Politicians must now show how they will raise living standards for Brexit-backing low-income voters

Politicians must now show how they will raise living standards for Brexit-backing low-income voters

Public debate about the terms under which Britain leaves the European Union is rightly concerned with maintaining legitimacy amongst voters – most notably, what immigration policy will be consistent with the vote to leave the EU, whilst promoting Britain’s social and economic interests as an outward-facing, diverse nation.

But the drivers of the vote to leave the European Union were about much more than immigration. And new analysis of voting patterns at the 2017 General Election show that political parties need to rise to the challenge of meeting voter concerns about their living standards, as well as those on identity.

Released this week, the analysis by Professor Matthew Goodwin and Professor Oliver Heath for the Joseph Rowntree Foundation shows that low-income voters were pulled in different directions at the General Election, by concerns over living standards and identity. We know from the 2016 referendum result data that a majority of those on less than £40,000 per year voted to leave the EU.

Income wasn’t the only divider of course, but it was a significant marker. The poorest households, with incomes of less than £20,000, were much more likely to support leaving the EU than the wealthiest, as were people who were in low-skilled and manual occupations, people who feel that their financial situation has worsened, unemployed people and those with no qualifications.

Some of these patterns played out at the 2017 General Election, but in slightly different ways. Clearly the Conservatives were the main beneficiaries from the collapse in support for UKIP. But whilst, as expected, Labour received more support amongst those on low incomes, both Labour and the Conservatives increased their support amongst low- income voters by 8 percentage points. Neither party made a dramatic breakthrough at the expense of the other. The new analysis also shows that when it came to a choice between issues of identity and living standards, their concerns over their financial circumstances were stronger even if ideally they want both to be addressed.

The implications of this for the political parties must not be missed. They cannot expect to pick up the votes of low income voters by appealing to concerns about identity, immigration or national sovereignty alone. Both of the main political parties have serious work to do to convince those on low incomes that they can address their financial worries.

Here the news is more challenging for the incumbent Conservative Government: the analysis shows that people who thought their household’s financial situation had got worse during the year before the election were considerably more likely to back Labour than the Conservatives. And whilst those who thought their household’s financial situation had got better were more likely to vote Conservative, there were fewer of them.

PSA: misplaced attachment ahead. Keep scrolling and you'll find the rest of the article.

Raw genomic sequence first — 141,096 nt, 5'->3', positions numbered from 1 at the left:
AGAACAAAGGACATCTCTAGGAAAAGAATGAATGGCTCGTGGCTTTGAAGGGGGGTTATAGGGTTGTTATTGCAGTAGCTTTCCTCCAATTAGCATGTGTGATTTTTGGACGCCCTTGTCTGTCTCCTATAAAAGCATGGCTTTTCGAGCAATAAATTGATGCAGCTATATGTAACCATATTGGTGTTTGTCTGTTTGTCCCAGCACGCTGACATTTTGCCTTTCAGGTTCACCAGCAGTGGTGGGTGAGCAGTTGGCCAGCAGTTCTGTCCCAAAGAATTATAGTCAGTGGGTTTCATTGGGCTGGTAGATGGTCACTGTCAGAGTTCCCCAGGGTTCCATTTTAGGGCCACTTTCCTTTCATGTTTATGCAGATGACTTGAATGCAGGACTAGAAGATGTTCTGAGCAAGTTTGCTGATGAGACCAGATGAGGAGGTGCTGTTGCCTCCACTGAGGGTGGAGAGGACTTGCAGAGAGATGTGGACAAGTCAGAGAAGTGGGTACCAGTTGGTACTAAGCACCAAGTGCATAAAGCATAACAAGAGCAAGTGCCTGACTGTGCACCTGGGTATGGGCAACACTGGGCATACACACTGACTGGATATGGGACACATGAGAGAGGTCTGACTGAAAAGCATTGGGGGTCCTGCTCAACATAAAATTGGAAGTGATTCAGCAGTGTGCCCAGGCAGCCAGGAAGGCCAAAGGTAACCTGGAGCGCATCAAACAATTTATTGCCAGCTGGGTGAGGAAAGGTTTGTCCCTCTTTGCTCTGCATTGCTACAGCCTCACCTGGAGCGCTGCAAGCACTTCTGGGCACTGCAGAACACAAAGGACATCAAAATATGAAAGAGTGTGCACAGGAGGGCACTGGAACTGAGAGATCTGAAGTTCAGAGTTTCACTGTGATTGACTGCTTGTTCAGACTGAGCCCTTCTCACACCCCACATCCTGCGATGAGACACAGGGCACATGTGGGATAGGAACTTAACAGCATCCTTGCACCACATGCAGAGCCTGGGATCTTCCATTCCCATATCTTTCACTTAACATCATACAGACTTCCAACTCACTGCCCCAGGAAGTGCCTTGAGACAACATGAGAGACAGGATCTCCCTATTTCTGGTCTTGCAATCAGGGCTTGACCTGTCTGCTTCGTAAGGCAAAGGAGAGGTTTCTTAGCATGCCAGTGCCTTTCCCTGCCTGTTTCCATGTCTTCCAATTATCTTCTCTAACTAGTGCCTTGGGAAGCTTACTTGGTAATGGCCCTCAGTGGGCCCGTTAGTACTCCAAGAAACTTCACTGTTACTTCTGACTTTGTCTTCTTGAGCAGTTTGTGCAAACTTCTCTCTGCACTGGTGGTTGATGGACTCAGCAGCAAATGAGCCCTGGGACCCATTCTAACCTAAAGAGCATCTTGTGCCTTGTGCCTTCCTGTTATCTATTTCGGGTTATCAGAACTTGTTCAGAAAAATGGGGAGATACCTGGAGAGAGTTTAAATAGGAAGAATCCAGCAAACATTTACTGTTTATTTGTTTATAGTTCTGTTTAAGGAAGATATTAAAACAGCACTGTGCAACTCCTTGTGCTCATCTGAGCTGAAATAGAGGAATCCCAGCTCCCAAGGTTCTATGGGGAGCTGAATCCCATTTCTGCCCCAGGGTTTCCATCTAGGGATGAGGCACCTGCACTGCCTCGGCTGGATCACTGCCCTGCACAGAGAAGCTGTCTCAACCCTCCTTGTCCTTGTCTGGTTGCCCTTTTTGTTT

All this points to the Government, and both political parties, needing a strong domestic agenda of social and economic reform to truly meet the concerns behind the vote to leave the EU. There is a risk that the oxygen is taken out of the agenda outlined by Theresa May when she entered Downing Street, but it is as necessary as the immediate negotiations.

So voters need their everyday concerns addressed. But what does that look like? It means a renewed emphasis on a vision for a rebalanced economy with an industrial strategy which equips the country with the skills and prospects its citizens need; enabling people to keep more of what they earn by focusing any tax cuts on supporting low-earning families, and increasing the amount they can earn before support is withdrawn; kick-starting a new generation of affordable homes, so people can afford to rent or buy; finally, with prices rising faster than earnings, the strain of rising costs needs to be eased on families, by ending the four-year freeze on working-age benefits and tax credits.

People want and need to be heard on issues about identity, sovereignty and immigration. In the midst of negotiations on the direction the UK heads in once it leaves the EU, parties should remember that the economy and living standards played a bigger role this time around. The party that gets its offer right to low-income voters on Brexit and living standards is more likely to be the one to secure a majority at the next election.

Photocredit: Nico Hogg